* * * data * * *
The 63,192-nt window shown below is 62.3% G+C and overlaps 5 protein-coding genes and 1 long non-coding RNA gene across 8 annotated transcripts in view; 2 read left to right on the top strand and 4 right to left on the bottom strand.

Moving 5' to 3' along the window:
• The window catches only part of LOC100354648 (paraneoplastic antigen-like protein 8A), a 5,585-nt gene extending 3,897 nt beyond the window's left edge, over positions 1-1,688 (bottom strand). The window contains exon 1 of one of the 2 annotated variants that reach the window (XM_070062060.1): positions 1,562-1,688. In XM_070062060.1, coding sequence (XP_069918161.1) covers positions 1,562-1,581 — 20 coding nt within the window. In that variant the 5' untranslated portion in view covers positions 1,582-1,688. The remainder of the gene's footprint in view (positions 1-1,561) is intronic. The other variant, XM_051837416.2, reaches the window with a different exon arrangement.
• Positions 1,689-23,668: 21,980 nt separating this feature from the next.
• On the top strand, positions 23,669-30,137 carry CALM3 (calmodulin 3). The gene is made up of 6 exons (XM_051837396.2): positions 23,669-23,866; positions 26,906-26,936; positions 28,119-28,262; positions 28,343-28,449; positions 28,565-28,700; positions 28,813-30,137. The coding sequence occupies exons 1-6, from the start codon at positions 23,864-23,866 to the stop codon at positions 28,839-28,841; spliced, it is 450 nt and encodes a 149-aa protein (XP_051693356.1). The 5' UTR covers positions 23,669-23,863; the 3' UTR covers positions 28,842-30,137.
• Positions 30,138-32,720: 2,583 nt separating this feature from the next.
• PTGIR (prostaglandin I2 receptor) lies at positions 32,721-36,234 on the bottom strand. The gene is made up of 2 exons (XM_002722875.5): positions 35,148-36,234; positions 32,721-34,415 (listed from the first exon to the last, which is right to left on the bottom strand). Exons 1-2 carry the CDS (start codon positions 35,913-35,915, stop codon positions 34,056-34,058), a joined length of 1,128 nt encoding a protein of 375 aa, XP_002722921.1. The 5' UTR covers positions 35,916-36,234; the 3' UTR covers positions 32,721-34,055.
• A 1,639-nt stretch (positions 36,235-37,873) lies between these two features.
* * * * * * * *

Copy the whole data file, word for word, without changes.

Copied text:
The 63,192-nt window shown below is 62.3% G+C and overlaps 5 protein-coding genes and 1 long non-coding RNA gene across 8 annotated transcripts in view; 2 read left to right on the top strand and 4 right to left on the bottom strand.

Moving 5' to 3' along the window:
• The window catches only part of LOC100354648 (paraneoplastic antigen-like protein 8A), a 5,585-nt gene extending 3,897 nt beyond the window's left edge, over positions 1-1,688 (bottom strand). The window contains exon 1 of one of the 2 annotated variants that reach the window (XM_070062060.1): positions 1,562-1,688. In XM_070062060.1, coding sequence (XP_069918161.1) covers positions 1,562-1,581 — 20 coding nt within the window. In that variant the 5' untranslated portion in view covers positions 1,582-1,688. The remainder of the gene's footprint in view (positions 1-1,561) is intronic. The other variant, XM_051837416.2, reaches the window with a different exon arrangement.
• Positions 1,689-23,668: 21,980 nt separating this feature from the next.
• On the top strand, positions 23,669-30,137 carry CALM3 (calmodulin 3). The gene is made up of 6 exons (XM_051837396.2): positions 23,669-23,866; positions 26,906-26,936; positions 28,119-28,262; positions 28,343-28,449; positions 28,565-28,700; positions 28,813-30,137. The coding sequence occupies exons 1-6, from the start codon at positions 23,864-23,866 to the stop codon at positions 28,839-28,841; spliced, it is 450 nt and encodes a 149-aa protein (XP_051693356.1). The 5' UTR covers positions 23,669-23,863; the 3' UTR covers positions 28,842-30,137.
• Positions 30,138-32,720: 2,583 nt separating this feature from the next.
• PTGIR (prostaglandin I2 receptor) lies at positions 32,721-36,234 on the bottom strand. The gene is made up of 2 exons (XM_002722875.5): positions 35,148-36,234; positions 32,721-34,415 (listed from the first exon to the last, which is right to left on the bottom strand). Exons 1-2 carry the CDS (start codon positions 35,913-35,915, stop codon positions 34,056-34,058), a joined length of 1,128 nt encoding a protein of 375 aa, XP_002722921.1. The 5' UTR covers positions 35,916-36,234; the 3' UTR covers positions 32,721-34,055.
• A 1,639-nt stretch (positions 36,235-37,873) lies between these two features.